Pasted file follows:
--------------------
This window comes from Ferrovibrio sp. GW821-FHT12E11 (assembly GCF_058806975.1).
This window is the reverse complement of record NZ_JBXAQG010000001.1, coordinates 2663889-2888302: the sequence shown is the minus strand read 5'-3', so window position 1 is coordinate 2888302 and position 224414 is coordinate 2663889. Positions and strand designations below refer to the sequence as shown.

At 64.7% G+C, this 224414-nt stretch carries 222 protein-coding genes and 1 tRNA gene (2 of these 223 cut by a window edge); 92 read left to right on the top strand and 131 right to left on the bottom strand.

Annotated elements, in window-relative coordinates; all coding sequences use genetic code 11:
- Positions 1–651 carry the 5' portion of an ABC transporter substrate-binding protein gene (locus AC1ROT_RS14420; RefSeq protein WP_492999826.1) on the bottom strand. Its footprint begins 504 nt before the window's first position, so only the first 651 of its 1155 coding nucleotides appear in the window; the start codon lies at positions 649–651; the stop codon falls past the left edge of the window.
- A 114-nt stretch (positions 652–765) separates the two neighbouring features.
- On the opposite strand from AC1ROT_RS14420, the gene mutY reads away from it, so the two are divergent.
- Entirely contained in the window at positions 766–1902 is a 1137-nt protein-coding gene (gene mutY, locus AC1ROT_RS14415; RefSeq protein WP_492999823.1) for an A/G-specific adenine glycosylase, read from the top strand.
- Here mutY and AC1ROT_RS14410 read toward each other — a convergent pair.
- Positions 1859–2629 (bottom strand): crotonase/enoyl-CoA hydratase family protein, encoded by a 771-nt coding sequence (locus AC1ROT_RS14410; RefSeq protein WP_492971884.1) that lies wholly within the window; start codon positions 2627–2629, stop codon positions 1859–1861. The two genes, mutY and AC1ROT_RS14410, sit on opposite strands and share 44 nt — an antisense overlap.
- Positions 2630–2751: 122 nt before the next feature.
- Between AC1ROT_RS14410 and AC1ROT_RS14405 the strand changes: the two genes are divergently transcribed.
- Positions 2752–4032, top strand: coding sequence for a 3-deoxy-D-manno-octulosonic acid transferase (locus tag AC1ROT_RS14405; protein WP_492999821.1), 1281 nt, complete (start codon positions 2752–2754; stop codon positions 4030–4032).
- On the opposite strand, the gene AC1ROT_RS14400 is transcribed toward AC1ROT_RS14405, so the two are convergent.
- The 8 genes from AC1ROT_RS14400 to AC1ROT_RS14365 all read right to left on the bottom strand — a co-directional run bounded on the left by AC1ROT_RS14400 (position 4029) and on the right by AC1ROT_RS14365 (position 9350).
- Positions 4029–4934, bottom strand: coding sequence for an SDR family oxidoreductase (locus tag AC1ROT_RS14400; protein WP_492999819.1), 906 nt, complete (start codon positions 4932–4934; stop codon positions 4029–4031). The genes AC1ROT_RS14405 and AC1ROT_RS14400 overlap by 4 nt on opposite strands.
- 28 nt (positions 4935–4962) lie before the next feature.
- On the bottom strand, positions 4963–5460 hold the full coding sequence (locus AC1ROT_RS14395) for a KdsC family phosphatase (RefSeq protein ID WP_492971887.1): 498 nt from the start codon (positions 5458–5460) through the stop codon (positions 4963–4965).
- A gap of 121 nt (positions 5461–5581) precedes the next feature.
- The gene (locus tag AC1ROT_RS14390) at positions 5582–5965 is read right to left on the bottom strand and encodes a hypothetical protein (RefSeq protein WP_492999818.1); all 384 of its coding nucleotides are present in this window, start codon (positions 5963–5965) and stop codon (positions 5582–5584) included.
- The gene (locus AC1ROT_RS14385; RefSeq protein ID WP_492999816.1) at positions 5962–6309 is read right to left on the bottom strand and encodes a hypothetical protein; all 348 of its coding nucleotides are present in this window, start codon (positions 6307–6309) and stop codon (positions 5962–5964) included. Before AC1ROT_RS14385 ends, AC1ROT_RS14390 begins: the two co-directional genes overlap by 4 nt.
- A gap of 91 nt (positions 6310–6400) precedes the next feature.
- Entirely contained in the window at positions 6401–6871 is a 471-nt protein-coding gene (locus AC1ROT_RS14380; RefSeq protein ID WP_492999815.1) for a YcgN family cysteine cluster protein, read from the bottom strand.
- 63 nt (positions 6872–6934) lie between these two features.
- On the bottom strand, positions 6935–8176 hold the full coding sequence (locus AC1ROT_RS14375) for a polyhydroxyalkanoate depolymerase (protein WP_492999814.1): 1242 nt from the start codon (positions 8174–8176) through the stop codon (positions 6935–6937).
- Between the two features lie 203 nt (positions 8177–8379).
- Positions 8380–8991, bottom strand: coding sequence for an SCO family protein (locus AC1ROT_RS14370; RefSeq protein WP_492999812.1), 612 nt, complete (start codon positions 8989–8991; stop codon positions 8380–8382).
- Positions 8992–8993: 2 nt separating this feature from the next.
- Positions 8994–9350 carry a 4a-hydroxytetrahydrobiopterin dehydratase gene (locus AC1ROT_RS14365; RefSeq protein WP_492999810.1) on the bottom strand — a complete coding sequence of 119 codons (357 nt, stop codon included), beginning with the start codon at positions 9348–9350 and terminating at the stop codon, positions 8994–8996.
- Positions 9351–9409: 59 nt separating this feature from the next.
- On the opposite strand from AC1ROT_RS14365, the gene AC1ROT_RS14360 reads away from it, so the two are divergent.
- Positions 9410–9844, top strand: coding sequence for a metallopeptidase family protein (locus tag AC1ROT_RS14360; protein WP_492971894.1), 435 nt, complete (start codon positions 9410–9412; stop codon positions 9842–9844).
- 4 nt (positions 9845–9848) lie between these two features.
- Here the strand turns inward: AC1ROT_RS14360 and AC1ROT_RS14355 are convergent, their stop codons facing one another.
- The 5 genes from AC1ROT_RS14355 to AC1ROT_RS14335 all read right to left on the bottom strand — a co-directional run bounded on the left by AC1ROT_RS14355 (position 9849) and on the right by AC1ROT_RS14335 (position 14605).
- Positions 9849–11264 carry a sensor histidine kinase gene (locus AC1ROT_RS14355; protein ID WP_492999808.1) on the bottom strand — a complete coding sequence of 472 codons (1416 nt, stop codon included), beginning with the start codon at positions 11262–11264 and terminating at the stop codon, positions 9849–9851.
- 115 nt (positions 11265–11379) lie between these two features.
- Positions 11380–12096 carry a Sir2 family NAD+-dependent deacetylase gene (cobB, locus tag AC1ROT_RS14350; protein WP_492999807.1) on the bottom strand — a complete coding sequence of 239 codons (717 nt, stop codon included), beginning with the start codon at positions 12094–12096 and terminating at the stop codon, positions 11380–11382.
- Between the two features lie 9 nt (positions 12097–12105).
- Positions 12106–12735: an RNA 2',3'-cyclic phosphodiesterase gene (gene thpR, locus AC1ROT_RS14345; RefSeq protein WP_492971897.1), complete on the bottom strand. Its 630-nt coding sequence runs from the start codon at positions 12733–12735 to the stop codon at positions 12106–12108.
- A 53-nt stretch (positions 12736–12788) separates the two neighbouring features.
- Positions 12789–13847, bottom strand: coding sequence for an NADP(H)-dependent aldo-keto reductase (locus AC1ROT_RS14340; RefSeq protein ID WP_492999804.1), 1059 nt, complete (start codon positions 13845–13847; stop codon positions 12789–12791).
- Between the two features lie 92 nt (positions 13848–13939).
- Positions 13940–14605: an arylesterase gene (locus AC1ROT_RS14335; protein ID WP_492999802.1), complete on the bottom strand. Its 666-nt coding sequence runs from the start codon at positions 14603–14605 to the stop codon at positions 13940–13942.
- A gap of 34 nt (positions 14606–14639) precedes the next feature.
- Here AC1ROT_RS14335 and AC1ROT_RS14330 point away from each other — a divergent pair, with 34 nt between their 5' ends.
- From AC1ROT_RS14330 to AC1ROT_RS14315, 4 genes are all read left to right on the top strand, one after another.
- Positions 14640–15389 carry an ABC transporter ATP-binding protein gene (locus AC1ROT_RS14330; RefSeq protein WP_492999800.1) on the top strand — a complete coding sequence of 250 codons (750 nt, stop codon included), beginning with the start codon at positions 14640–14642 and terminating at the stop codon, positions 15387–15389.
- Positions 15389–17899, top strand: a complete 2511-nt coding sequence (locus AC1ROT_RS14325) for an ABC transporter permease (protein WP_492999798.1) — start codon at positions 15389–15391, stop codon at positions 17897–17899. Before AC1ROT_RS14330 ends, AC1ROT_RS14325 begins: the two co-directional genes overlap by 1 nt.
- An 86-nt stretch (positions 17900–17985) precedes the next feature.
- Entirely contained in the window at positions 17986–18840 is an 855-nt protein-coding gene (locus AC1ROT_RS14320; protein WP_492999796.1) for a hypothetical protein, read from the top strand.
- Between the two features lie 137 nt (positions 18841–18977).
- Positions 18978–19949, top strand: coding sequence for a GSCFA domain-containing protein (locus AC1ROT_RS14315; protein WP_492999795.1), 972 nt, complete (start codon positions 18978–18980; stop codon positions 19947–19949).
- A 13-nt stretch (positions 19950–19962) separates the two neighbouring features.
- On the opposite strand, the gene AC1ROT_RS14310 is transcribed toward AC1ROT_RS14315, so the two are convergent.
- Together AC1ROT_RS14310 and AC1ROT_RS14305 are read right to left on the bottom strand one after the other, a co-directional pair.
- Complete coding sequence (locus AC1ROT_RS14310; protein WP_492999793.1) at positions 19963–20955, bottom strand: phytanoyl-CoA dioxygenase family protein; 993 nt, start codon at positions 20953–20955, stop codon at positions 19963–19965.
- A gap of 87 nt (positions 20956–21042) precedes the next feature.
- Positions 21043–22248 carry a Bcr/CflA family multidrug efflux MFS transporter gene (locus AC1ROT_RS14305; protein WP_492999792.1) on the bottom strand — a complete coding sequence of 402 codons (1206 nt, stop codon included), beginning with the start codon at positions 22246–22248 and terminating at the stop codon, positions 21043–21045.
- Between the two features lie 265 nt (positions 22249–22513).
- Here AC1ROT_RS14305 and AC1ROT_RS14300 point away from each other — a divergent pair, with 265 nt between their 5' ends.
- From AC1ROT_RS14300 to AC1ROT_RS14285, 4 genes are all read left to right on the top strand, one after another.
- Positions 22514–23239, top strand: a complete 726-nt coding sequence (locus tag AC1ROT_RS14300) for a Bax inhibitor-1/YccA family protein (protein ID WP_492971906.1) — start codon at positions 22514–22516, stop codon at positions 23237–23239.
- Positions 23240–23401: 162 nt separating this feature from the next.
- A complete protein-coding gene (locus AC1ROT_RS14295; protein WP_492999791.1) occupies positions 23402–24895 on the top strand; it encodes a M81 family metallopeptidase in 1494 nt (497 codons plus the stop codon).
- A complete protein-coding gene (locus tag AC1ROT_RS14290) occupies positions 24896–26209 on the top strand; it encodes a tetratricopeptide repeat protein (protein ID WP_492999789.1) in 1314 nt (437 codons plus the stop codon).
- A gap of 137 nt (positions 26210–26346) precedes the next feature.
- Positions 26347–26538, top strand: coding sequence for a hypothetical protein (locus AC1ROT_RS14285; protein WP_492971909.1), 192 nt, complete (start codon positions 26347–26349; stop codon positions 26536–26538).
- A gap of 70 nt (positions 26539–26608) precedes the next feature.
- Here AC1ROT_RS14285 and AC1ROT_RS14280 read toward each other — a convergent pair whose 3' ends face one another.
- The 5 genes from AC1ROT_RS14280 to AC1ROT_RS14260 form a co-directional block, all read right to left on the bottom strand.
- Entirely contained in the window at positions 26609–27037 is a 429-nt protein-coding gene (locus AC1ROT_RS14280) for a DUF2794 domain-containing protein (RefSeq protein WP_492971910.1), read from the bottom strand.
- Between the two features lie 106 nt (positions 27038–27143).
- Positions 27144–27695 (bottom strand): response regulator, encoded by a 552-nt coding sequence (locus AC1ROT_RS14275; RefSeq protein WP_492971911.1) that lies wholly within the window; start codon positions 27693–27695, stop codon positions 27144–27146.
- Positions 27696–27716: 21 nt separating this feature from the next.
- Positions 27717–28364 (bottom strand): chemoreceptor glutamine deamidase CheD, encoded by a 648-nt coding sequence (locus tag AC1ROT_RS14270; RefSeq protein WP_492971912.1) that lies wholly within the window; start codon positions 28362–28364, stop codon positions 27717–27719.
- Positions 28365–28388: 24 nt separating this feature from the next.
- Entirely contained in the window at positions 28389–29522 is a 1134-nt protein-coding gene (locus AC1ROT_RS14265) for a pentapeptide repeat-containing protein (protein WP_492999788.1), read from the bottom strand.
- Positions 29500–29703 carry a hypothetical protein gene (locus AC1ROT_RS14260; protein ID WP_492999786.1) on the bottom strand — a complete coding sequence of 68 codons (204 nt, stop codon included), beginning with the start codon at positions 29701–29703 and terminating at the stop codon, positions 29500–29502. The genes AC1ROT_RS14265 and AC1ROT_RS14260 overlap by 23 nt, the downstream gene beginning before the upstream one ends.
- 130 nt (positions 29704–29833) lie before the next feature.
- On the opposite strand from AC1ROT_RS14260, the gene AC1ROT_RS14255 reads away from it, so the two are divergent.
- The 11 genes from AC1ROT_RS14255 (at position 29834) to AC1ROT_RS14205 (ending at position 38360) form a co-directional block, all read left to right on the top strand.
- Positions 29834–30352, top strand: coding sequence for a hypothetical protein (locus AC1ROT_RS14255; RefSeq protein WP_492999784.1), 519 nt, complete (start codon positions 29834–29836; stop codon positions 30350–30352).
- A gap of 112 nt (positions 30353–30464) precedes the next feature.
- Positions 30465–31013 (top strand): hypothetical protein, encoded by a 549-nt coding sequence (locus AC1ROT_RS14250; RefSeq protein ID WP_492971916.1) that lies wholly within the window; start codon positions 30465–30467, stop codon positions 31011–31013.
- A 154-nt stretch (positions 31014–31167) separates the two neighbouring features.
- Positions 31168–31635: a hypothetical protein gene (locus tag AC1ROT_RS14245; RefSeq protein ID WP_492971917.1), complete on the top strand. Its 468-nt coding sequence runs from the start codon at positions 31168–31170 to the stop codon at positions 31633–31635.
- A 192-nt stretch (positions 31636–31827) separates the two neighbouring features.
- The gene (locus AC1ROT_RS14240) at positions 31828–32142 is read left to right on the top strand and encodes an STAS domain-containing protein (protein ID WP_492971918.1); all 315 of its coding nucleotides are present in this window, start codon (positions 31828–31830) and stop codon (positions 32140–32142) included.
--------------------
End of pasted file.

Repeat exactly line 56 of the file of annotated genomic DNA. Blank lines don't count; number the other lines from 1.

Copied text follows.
- Together AC1ROT_RS14310 and AC1ROT_RS14305 are read right to left on the bottom strand one after the other, a co-directional pair.